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  1. #11
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    I think my youngest daughter (10) is an INFJ, although it's too early to tell. She is the most intense, willful, manipulative, independent, moody, difficult child I've ever run into. (She's also unbelievably sweet and affectionate--I love her dearly). I really had to change my parenting style to deal with her, although it's still a struggle. A friend has a daughter who's in college now who I also think is INFJ, and my friend tells me that she was also a holy terror as a child and that she had to get very, very tough with her. I was pretty shocked when she told me this because the girl is very easy-going and well-mannered now. Where I'm going with all this is that I'm guessing that most INFJ's are very, very intense as young children, but parents and the community come down pretty hard on these poor kids and pretty much discipline the life out of them. My parents were very strict disciplinarians with me -- much more so than I ever was with my kids. It would be great if all this energy and intelligence could be channeled more creatively, but I know with my own child I'd never have time or energy for anything else.

  2. #12
    Senior Member Tikka's Avatar
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    Good question. I recognise myself so much in all the ENFJ descriptions, yet people keep placing me in the Introvert category.

    I have a thing for drama though, and I can use very poetic, bombastic sentences or allegories when talking.

  3. #13
    Senior Member mwv6r's Avatar
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    Quote Originally Posted by Lily Bart View Post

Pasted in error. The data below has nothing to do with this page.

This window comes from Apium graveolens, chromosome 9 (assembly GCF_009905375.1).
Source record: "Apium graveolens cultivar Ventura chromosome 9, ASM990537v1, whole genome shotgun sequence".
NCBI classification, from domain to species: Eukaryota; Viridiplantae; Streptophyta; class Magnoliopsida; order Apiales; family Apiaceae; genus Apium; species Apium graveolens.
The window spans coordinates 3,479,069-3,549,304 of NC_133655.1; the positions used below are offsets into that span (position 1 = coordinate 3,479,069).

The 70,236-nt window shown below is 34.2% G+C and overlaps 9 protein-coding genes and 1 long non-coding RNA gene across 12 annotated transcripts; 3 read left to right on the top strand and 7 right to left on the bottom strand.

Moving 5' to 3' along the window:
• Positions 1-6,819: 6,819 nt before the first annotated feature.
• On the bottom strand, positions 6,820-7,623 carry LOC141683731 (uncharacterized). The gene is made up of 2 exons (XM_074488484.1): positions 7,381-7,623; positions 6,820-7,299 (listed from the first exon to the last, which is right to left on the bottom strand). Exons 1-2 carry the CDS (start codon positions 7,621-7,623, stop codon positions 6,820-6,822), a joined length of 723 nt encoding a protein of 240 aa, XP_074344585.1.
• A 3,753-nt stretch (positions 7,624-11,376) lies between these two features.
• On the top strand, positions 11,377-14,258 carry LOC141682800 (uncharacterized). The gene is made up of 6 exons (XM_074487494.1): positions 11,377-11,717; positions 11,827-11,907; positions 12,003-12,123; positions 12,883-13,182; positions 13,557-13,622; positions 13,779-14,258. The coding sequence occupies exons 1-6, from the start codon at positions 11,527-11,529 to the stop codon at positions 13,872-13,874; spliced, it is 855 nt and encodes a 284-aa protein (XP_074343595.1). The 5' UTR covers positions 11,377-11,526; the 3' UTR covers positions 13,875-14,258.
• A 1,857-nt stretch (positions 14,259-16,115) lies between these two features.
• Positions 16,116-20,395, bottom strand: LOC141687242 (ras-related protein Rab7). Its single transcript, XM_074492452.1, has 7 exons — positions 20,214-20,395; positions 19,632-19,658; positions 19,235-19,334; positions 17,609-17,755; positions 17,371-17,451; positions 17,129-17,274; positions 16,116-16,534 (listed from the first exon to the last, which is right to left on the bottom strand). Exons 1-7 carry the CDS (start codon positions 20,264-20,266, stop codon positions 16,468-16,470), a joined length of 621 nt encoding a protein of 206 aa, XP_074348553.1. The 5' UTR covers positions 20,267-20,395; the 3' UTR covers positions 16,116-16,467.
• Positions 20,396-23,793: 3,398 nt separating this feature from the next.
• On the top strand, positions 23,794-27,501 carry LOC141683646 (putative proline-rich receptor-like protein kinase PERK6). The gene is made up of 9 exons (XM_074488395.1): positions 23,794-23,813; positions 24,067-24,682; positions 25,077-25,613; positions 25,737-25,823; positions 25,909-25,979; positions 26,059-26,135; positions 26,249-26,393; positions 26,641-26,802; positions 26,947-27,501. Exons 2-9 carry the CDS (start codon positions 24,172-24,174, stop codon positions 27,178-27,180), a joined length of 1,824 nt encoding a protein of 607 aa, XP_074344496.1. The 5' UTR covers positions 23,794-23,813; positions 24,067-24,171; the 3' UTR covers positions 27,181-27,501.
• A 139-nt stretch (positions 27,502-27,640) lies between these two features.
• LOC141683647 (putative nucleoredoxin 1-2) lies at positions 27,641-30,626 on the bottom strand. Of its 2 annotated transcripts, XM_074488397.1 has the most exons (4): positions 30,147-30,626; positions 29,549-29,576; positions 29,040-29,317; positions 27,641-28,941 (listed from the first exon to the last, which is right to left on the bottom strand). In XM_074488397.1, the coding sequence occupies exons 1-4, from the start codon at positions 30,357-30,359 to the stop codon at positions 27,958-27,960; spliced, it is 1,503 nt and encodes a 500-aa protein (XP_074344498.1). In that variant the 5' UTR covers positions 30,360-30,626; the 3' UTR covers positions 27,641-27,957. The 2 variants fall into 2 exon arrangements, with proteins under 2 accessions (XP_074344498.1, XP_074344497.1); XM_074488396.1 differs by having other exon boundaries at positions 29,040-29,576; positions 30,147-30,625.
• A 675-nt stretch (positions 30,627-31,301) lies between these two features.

I think my youngest daughter (10) is an INFJ, although it's too early to tell. She is the most intense, willful, manipulative, independent, moody, difficult child I've ever run into. (She's also unbelievably sweet and affectionate--I love her dearly). I really had to change my parenting style to deal with her, although it's still a struggle. A friend has a daughter who's in college now who I also think is INFJ, and my friend tells me that she was also a holy terror as a child and that she had to get very, very tough with her. I was pretty shocked when she told me this because the girl is very easy-going and well-mannered now. Where I'm going with all this is that I'm guessing that most INFJ's are very, very intense as young children, but parents and the community come down pretty hard on these poor kids and pretty much discipline the life out of them. My parents were very strict disciplinarians with me -- much more so than I ever was with my kids. It would be great if all this energy and intelligence could be channeled more creatively, but I know with my own child I'd never have time or energy for anything else.